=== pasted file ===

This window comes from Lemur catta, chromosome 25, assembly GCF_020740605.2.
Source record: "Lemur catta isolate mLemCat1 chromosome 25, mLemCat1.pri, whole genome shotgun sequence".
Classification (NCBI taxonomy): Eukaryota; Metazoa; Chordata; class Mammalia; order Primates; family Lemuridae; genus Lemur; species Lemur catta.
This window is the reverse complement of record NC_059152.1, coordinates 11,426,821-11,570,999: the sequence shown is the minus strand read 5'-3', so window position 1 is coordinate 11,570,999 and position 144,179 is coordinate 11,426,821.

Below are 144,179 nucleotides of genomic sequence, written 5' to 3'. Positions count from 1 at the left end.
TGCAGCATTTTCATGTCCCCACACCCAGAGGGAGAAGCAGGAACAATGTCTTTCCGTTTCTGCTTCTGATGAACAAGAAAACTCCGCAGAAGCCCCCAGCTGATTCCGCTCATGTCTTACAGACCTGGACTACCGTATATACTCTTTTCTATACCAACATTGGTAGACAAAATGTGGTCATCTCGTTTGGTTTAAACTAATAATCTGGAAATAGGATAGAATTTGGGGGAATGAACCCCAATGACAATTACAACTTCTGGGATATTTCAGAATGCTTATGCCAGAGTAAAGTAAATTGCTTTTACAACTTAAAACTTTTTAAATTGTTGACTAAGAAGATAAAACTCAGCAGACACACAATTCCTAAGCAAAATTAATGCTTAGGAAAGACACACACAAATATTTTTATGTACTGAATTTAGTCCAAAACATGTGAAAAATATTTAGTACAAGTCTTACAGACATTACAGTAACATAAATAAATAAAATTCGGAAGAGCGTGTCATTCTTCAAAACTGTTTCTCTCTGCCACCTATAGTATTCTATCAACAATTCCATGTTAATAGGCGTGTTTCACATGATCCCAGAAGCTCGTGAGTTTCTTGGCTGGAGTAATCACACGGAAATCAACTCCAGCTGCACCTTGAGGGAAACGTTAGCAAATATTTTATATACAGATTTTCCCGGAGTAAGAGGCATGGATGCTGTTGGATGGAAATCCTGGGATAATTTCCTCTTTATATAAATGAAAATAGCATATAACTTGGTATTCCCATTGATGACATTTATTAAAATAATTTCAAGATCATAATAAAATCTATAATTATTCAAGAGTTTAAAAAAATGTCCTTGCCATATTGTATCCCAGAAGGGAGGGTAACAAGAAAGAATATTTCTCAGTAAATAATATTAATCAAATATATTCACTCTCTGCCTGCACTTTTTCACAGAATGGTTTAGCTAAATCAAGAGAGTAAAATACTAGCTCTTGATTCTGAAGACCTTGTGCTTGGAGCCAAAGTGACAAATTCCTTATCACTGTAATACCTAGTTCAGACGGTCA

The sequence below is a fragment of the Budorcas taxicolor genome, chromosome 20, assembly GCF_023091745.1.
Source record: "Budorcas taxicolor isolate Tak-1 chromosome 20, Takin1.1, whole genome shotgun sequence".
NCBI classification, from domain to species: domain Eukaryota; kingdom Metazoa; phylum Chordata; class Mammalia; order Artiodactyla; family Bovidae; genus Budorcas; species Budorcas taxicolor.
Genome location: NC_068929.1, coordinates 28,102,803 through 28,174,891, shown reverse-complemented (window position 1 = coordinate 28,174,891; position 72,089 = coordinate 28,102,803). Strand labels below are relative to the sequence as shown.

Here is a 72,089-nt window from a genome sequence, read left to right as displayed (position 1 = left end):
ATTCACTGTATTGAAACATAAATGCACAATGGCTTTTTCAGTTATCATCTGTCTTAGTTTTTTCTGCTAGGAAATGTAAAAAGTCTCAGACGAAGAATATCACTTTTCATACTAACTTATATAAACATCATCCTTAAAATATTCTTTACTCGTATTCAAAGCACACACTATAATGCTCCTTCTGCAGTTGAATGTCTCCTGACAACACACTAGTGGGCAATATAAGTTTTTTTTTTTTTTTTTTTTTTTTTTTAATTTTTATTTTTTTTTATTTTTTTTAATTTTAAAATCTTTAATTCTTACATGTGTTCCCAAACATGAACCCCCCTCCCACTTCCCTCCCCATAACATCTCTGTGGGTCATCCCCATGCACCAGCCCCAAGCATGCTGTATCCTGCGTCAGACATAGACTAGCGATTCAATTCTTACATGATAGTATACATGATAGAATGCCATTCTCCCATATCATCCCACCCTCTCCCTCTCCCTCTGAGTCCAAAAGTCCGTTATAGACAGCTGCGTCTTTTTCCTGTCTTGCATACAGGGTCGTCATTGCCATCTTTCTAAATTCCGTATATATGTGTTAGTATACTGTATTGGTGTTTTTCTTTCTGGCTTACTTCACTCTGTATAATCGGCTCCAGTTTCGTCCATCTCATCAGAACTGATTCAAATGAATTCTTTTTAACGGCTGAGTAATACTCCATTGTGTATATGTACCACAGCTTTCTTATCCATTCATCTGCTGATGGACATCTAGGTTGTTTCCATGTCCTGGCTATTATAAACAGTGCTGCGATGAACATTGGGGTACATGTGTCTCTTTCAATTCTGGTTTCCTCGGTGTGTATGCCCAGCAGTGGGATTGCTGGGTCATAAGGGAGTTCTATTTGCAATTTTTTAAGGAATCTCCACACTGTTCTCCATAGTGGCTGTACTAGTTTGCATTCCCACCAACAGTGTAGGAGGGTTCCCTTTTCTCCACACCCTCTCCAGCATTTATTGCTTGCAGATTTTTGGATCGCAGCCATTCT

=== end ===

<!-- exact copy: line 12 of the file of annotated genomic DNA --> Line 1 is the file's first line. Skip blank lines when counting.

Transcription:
ATTCACTGTATTGAAACATAAATGCACAATGGCTTTTTCAGTTATCATCTGTCTTAGTTTTTTCTGCTAGGAAATGTAAAAAGTCTCAGACGAAGAATATCACTTTTCATACTAACTTATATAAACATCATCCTTAAAATATTCTTTACTCGTATTCAAAGCACACACTATAATGCTCCTTCTGCAGTTGAATGTCTCCTGACAACACACTAGTGGGCAATATAAGTTTTTTTTTTTTTTTTTTTTTTTTTTTAATTTTTATTTTTTTTTATTTTTTTTAATTTTAAAATCTTTAATTCTTACATGTGTTCCCAAACATGAACCCCCCTCCCACTTCCCTCCCCATAACATCTCTGTGGGTCATCCCCATGCACCAGCCCCAAGCATGCTGTATCCTGCGTCAGACATAGACTAGCGATTCAATTCTTACATGATAGTATACATGATAGAATGCCATTCTCCCATATCATCCCACCCTCTCCCTCTCCCTCTGAGTCCAAAAGTCCGTTATAGACAGCTGCGTCTTTTTCCTGTCTTGCATACAGGGTCGTCATTGCCATCTTTCTAAATTCCGTATATATGTGTTAGTATACTGTATTGGTGTTTTTCTTTCTGGCTTACTTCACTCTGTATAATCGGCTCCAGTTTCGTCCATCTCATCAGAACTGATTCAAATGAATTCTTTTTAACGGCTGAGTAATACTCCATTGTGTATATGTACCACAGCTTTCTTATCCATTCATCTGCTGATGGACATCTAGGTTGTTTCCATGTCCTGGCTATTATAAACAGTGCTGCGATGAACATTGGGGTACATGTGTCTCTTTCAATTCTGGTTTCCTCGGTGTGTATGCCCAGCAGTGGGATTGCTGGGTCATAAGGGAGTTCTATTTGCAATTTTTTAAGGAATCTCCACACTGTTCTCCATAGTGGCTGTACTAGTTTGCATTCCCACCAACAGTGTAGGAGGGTTCCCTTTTCTCCACACCCTCTCCAGCATTTATTGCTTGCAGATTTTTGGATCGCAGCCATTCT